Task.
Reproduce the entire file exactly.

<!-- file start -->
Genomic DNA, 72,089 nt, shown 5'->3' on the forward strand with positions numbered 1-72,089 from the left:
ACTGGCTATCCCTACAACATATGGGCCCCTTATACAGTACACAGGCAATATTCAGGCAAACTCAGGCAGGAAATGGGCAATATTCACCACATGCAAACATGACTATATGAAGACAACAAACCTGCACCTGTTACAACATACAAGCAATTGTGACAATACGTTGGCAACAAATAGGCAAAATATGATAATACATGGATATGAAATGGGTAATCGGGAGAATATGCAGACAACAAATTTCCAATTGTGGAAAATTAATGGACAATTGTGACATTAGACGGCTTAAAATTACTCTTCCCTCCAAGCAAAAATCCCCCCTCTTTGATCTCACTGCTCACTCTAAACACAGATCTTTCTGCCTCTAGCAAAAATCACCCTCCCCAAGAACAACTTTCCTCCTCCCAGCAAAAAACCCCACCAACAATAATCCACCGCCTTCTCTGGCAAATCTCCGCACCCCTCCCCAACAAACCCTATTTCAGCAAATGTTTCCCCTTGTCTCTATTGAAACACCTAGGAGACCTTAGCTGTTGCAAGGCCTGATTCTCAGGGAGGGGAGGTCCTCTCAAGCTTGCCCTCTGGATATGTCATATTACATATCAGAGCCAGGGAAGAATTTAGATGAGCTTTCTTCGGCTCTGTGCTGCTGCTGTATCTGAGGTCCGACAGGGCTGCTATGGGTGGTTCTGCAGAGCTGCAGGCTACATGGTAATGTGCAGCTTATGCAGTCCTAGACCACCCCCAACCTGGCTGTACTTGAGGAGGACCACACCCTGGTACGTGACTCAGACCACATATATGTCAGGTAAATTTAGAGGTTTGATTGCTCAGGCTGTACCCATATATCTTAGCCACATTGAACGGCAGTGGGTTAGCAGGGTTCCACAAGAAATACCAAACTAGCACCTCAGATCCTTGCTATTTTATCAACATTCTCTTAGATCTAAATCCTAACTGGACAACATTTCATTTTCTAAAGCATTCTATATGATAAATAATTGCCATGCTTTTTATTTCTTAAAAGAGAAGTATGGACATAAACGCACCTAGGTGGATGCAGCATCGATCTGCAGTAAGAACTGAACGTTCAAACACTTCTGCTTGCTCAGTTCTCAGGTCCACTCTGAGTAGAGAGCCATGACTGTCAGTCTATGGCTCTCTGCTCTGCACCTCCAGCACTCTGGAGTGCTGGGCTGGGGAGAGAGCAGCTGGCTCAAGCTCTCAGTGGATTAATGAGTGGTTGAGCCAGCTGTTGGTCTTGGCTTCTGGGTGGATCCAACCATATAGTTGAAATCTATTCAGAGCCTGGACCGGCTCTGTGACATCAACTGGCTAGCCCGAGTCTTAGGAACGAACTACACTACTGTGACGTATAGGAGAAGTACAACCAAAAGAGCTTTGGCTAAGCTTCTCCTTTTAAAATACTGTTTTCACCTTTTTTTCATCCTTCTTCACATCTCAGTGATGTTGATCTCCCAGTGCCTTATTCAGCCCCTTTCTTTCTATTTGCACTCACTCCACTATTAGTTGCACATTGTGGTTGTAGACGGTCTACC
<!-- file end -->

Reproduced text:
Genomic DNA, 72,089 nt, shown 5'->3' on the forward strand with positions numbered 1-72,089 from the left:
ACTGGCTATCCCTACAACATATGGGCCCCTTATACAGTACACAGGCAATATTCAGGCAAACTCAGGCAGGAAATGGGCAATATTCACCACATGCAAACATGACTATATGAAGACAACAAACCTGCACCTGTTACAACATACAAGCAATTGTGACAATACGTTGGCAACAAATAGGCAAAATATGATAATACATGGATATGAAATGGGTAATCGGGAGAATATGCAGACAACAAATTTCCAATTGTGGAAAATTAATGGACAATTGTGACATTAGACGGCTTAAAATTACTCTTCCCTCCAAGCAAAAATCCCCCCTCTTTGATCTCACTGCTCACTCTAAACACAGATCTTTCTGCCTCTAGCAAAAATCACCCTCCCCAAGAACAACTTTCCTCCTCCCAGCAAAAAACCCCACCAACAATAATCCACCGCCTTCTCTGGCAAATCTCCGCACCCCTCCCCAACAAACCCTATTTCAGCAAATGTTTCCCCTTGTCTCTATTGAAACACCTAGGAGACCTTAGCTGTTGCAAGGCCTGATTCTCAGGGAGGGGAGGTCCTCTCAAGCTTGCCCTCTGGATATGTCATATTACATATCAGAGCCAGGGAAGAATTTAGATGAGCTTTCTTCGGCTCTGTGCTGCTGCTGTATCTGAGGTCCGACAGGGCTGCTATGGGTGGTTCTGCAGAGCTGCAGGCTACATGGTAATGTGCAGCTTATGCAGTCCTAGACCACCCCCAACCTGGCTGTACTTGAGGAGGACCACACCCTGGTACGTGACTCAGACCACATATATGTCAGGTAAATTTAGAGGTTTGATTGCTCAGGCTGTACCCATATATCTTAGCCACATTGAACGGCAGTGGGTTAGCAGGGTTCCACAAGAAATACCAAACTAGCACCTCAGATCCTTGCTATTTTATCAACATTCTCTTAGATCTAAATCCTAACTGGACAACATTTCATTTTCTAAAGCATTCTATATGATAAATAATTGCCATGCTTTTTATTTCTTAAAAGAGAAGTATGGACATAAACGCACCTAGGTGGATGCAGCATCGATCTGCAGTAAGAACTGAACGTTCAAACACTTCTGCTTGCTCAGTTCTCAGGTCCACTCTGAGTAGAGAGCCATGACTGTCAGTCTATGGCTCTCTGCTCTGCACCTCCAGCACTCTGGAGTGCTGGGCTGGGGAGAGAGCAGCTGGCTCAAGCTCTCAGTGGATTAATGAGTGGTTGAGCCAGCTGTTGGTCTTGGCTTCTGGGTGGATCCAACCATATAGTTGAAATCTATTCAGAGCCTGGACCGGCTCTGTGACATCAACTGGCTAGCCCGAGTCTTAGGAACGAACTACACTACTGTGACGTATAGGAGAAGTACAACCAAAAGAGCTTTGGCTAAGCTTCTCCTTTTAAAATACTGTTTTCACCTTTTTTTCATCCTTCTTCACATCTCAGTGATGTTGATCTCCCAGTGCCTTATTCAGCCCCTTTCTTTCTATTTGCACTCACTCCACTATTAGTTGCACATTGTGGTTGTAGACGGTCTACC